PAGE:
It also abounds in a rich variety of fauna. While walking along the trails that cross the park you might meet mammals such as the rare Wood Mouse, the Stone Marten, the fox, the dormouse, wild rabbits and hares. The Park also boasts more than 100 bird species. Among its amphibians, particularly noteworthy is the incredibly rare Emerald Toad. There is also a large community of invertebrates, including 44 different species of multi-coloured butterflies which are especially easy to sight when the Park is in bloom.

The Park offers visitors 54km of walks, divided into 9 trails, each signposted with information on the nature, geology and history of the trail thus making them accessible to those who wish to explore the treasures of the Park in total safety. In the vicinity of the Vesuvius Observatory, at an altitude of between 800 and 850 metres above sea level, you will find the Atrio del Cavallo, a large natural amphitheatre that owes its name to the horses and donkeys that were tethered here by tourists heading up to the craters. On the contrary, the Valle del Gigante is a volcanic depression measuring approximately 5km in length which separates the steep slopes of Monte Somma from those of the Gran Cono, including the Atrio del Cavallo and the Valle dell’inferno. Its sandy bottom is conducive to the growth of lichen,  Etna broom, black locust and birch trees. One of the most evocative and isolated areas of the Park is the Valle dell’Inferno. Along the paths that are accessible to tourists it is not unusual to find fumaroles whose gas emissions often reach temperatures of around 80° C (there is even one that has a fumarole temperature of 500°C).

Landmark sights inside the Park include the cities of Pompeii and Herculaneum. Pompeii is one of the best-known archaeological sites, of extraordinary interest because it offers visitors insight into the places and lifestyles of those who inhabited the city two thousand years ago. Alternately, the easiest route to reach the Observatory and the crater of Vesuvius starts from Herculaneum. Its excavations, which are smaller than those of Pompeii, are, however, better preserved. At the foot of the northern side of the volcano, Somma Vesuviana boasts an interesting historical centre. Make sure to visit the medieval quarter of Casamale, the ruins of the castle and the Museum of peasant life, boasting 32,000 objects of daily life originating from all over Campania. For years, Ottaviano, a densely populated agricultural centre at the foot of Monte Somma, was a playground for holidaymakers: the city, damaged several times by eruptions, is dominated by an imposing castle where Gabriele D’Annunzio resided.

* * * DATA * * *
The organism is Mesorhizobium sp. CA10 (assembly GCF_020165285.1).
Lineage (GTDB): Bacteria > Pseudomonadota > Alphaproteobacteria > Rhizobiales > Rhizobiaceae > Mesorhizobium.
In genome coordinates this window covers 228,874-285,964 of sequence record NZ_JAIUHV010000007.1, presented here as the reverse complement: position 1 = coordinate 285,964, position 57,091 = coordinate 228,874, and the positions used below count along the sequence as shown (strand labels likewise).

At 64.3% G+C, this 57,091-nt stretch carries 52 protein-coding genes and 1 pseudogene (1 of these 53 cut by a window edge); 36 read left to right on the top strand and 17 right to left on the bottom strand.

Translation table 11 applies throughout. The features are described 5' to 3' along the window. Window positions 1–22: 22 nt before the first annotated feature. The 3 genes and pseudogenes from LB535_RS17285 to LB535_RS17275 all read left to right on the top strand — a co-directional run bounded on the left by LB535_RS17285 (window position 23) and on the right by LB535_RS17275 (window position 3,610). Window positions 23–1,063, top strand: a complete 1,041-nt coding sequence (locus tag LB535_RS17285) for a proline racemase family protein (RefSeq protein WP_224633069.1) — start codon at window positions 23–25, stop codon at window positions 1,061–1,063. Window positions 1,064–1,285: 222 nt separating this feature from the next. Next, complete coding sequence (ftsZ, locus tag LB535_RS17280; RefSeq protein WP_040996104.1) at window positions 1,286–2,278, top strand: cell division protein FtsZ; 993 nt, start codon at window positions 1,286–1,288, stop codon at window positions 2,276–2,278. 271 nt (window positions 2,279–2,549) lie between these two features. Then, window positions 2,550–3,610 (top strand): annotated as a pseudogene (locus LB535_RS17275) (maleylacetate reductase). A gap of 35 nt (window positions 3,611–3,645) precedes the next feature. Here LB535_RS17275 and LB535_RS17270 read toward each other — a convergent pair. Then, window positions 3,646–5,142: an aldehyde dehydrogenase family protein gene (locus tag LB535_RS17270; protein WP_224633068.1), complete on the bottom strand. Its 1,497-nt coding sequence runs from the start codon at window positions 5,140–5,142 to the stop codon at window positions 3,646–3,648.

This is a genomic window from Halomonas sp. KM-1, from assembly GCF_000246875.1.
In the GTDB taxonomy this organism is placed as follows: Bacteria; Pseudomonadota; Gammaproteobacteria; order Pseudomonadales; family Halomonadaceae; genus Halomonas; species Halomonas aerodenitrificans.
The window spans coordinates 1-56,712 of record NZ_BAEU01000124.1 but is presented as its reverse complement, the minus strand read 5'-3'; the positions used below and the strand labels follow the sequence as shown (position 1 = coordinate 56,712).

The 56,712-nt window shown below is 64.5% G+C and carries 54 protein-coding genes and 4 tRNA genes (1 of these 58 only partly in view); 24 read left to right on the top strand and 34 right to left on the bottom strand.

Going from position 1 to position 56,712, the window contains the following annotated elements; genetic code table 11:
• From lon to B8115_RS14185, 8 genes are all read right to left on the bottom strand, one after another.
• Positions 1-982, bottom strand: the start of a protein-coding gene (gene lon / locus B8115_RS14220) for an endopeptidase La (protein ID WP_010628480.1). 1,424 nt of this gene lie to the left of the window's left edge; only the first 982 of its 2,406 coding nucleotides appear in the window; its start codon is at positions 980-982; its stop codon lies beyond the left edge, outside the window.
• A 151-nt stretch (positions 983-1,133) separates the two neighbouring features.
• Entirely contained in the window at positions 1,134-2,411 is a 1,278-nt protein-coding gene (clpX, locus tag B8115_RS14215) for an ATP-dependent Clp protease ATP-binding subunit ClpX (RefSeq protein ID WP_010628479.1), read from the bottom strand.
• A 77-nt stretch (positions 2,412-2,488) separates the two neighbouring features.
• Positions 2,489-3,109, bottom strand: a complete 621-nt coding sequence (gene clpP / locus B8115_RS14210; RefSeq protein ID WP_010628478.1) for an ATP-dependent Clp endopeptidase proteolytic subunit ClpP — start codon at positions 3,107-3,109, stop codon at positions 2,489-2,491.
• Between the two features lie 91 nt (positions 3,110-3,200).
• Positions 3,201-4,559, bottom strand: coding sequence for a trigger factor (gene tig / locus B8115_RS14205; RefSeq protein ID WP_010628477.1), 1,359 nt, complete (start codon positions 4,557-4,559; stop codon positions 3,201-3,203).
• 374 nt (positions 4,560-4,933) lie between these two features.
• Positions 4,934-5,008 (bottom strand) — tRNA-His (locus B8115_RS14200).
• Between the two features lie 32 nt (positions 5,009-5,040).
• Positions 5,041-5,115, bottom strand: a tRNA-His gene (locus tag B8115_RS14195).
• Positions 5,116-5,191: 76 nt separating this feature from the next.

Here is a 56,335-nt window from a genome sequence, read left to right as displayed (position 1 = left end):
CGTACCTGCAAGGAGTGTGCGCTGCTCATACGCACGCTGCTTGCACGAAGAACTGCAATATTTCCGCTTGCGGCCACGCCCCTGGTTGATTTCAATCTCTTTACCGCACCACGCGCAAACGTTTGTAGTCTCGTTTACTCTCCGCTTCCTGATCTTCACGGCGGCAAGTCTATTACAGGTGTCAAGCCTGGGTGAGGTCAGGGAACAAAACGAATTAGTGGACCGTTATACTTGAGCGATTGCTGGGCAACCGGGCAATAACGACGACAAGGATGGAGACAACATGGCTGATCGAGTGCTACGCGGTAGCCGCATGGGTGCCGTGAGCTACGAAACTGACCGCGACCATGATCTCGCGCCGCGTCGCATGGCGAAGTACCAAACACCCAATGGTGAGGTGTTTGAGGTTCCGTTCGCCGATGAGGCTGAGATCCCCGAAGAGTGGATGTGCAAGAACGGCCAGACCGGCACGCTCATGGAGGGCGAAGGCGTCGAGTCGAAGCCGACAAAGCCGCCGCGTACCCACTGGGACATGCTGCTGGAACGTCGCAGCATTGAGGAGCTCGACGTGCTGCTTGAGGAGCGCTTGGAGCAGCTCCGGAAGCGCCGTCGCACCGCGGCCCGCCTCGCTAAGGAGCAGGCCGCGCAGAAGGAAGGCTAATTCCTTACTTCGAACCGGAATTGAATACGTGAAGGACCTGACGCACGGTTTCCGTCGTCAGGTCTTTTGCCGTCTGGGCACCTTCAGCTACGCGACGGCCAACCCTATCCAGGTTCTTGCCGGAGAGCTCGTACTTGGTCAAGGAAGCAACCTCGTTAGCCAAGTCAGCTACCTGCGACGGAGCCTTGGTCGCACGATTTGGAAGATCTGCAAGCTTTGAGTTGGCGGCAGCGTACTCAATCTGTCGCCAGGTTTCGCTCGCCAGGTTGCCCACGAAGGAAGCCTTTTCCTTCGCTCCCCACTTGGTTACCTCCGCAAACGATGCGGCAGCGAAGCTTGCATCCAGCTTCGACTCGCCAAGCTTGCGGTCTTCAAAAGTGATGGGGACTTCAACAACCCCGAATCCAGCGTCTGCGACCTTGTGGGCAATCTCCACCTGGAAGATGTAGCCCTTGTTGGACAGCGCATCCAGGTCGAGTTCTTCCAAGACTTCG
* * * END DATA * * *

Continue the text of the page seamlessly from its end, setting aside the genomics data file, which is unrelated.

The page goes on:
How to get there:

By car: Take the A3 Napoli-Salerno Autostrada. Exit at Herculaneum or Torre del Greco. From here, follow the signs to the top of the volcano.   

By train: Take the Ferrovia Circumvesuviana.  Napoli-Torre Annunziata, Napoli-Sorrento, Napoli-Poggiomarino-Sarno and Napoli-Ottaviano-Sarno lines.


Ente Parco Nazionale del Vesuvio. Palazzo Mediceo. Via Palazzo del Principe, Ottaviano, Naples. T: 0818653911 www.parconazionaledelvesuvio.it